Walmart-like businesses, grocery stores, banks, dentists and universities should open early as communities reopen after the coronavirus lockdowns, suggests new research.
The study was led by an initiative by the Massachusetts Institute of Technology that did a cost- benefit analysis of 26 different location types in order to determine the trade-off between someone's relative risk of getting infected by the novel coronavirus during a visit and the importance of that establishment in that person's life and also to the economy, according to the study published in Proceedings of the National Academy of Sciences.
The researchers used anonymous geolocation data from 47 million phones in tracking where they went in the United States between February and March.
The study recommended that cafes, gyms, sporting goods stores, bookstores, tobacco and liquor stores be kept closed until later.
Risk Factors of Locations
Using the data, the researchers found the risk factors of a location based on how much physical contact someone would have in a given location, the number of hours spent in that place, if it is crowded or not, how many visits they would make, and also the number of unique visitors they may encounter.
They included the visits by people who were 65 and above and the distance they traveled to that location. Using the US Census statistics and nationally representative consumer survey data, the researchers measured economic benefits.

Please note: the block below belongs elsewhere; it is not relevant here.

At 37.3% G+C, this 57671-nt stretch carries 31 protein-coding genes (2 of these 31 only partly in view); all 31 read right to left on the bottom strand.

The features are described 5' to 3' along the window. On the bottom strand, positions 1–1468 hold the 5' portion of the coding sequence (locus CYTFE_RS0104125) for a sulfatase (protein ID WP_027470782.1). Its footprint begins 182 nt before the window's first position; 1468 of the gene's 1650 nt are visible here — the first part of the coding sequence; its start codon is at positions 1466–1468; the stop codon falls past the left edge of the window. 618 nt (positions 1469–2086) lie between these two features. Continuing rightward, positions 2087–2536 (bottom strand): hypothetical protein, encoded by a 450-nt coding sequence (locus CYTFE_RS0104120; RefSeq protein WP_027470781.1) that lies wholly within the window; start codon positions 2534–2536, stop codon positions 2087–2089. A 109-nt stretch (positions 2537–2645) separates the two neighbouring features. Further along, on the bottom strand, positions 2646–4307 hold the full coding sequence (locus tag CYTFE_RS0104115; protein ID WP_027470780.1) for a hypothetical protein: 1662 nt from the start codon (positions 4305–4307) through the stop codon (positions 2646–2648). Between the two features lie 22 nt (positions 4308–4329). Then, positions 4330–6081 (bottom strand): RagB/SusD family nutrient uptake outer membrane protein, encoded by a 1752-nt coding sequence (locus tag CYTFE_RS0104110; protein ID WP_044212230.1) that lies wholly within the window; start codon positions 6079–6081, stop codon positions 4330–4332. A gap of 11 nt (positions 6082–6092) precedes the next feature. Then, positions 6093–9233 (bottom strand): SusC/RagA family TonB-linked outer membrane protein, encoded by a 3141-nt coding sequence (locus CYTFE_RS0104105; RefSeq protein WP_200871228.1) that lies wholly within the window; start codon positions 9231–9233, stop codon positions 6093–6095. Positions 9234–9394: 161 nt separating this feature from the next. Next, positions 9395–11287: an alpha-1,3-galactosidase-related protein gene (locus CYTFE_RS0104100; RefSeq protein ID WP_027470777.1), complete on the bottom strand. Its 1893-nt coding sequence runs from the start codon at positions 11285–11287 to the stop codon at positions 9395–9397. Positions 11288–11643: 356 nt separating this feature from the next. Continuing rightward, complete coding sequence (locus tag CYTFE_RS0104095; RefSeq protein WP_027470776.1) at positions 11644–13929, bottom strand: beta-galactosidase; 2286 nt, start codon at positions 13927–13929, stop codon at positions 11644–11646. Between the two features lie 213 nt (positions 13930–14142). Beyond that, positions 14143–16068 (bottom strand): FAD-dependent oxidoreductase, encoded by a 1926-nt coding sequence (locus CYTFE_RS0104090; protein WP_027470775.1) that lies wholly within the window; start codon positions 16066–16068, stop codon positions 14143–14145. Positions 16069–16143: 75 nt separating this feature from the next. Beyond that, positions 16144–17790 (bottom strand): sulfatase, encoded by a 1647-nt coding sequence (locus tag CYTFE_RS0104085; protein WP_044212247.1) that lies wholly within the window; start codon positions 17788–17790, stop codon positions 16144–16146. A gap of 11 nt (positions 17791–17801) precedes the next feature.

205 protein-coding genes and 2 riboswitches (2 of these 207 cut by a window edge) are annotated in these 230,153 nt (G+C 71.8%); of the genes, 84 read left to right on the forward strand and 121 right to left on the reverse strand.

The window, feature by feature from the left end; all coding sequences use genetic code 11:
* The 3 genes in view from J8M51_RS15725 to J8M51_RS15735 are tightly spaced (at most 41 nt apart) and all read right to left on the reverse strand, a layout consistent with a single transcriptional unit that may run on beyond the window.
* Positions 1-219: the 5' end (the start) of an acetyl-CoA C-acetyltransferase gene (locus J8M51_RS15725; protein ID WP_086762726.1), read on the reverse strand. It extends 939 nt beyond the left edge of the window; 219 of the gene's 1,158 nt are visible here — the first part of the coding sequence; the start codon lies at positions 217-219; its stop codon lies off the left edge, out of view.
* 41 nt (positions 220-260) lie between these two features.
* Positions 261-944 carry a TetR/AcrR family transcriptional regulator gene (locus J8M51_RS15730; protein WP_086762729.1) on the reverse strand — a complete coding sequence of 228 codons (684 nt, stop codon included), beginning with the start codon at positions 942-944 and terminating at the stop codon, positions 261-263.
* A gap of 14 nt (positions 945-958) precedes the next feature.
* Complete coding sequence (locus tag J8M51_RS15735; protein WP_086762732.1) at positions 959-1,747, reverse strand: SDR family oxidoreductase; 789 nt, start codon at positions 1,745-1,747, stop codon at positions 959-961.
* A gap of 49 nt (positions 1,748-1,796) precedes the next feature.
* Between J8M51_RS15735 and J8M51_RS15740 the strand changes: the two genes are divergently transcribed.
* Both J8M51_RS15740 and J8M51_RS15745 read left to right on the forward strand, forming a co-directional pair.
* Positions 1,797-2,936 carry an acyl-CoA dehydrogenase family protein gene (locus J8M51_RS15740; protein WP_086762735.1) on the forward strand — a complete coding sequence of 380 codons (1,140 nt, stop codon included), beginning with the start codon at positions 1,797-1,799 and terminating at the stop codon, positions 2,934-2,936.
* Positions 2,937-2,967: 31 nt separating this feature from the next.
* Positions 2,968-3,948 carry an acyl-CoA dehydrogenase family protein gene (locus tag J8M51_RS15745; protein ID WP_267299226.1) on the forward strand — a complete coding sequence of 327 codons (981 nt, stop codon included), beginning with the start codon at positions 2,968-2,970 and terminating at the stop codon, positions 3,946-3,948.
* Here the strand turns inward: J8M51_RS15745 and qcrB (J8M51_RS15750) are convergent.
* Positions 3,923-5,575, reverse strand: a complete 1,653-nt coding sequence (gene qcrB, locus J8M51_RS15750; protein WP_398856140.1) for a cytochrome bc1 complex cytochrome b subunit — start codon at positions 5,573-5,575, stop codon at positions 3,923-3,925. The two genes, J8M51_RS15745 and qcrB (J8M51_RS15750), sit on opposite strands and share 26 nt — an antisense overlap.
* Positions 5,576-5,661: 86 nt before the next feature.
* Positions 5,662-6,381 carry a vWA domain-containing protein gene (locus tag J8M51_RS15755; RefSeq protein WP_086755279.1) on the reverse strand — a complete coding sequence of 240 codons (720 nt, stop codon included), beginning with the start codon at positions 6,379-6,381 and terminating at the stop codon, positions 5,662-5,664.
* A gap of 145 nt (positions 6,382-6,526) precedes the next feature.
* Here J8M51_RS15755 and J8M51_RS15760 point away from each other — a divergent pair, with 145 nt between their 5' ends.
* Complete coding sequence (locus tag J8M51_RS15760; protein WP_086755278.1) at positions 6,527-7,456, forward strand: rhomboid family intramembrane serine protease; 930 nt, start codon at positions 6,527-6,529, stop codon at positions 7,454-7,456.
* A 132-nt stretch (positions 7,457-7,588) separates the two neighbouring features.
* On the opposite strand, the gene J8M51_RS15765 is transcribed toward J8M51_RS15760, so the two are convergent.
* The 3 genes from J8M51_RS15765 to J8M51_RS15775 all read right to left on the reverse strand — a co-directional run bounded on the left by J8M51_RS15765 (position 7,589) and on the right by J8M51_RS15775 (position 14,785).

In doing so, they found some surprises.
The researchers wrote in the report: "We find colleges to offer a relatively good trade-off, but most have shut down, leading to a 61 percent decline in visits."
Conversely, they found liquor and tobacco stores as comparatively poor trade-offs. Because of "mediocre economic importance" and they are small busy stores, the number of visits to this category has declined by less than 5 percent.
When it came to grocery stores, they had an obvious benefit, while museums and movie theaters were of relatively low importance.
"Hardware stores are the location which has seen the largest increase in visits, as individuals scrounge for personal protective equipment and other home supplies," the researchers note.
The research would help policymakers figure out how to reopen the economy safely keeping in mind the increasing COVID-19 cases in some regions.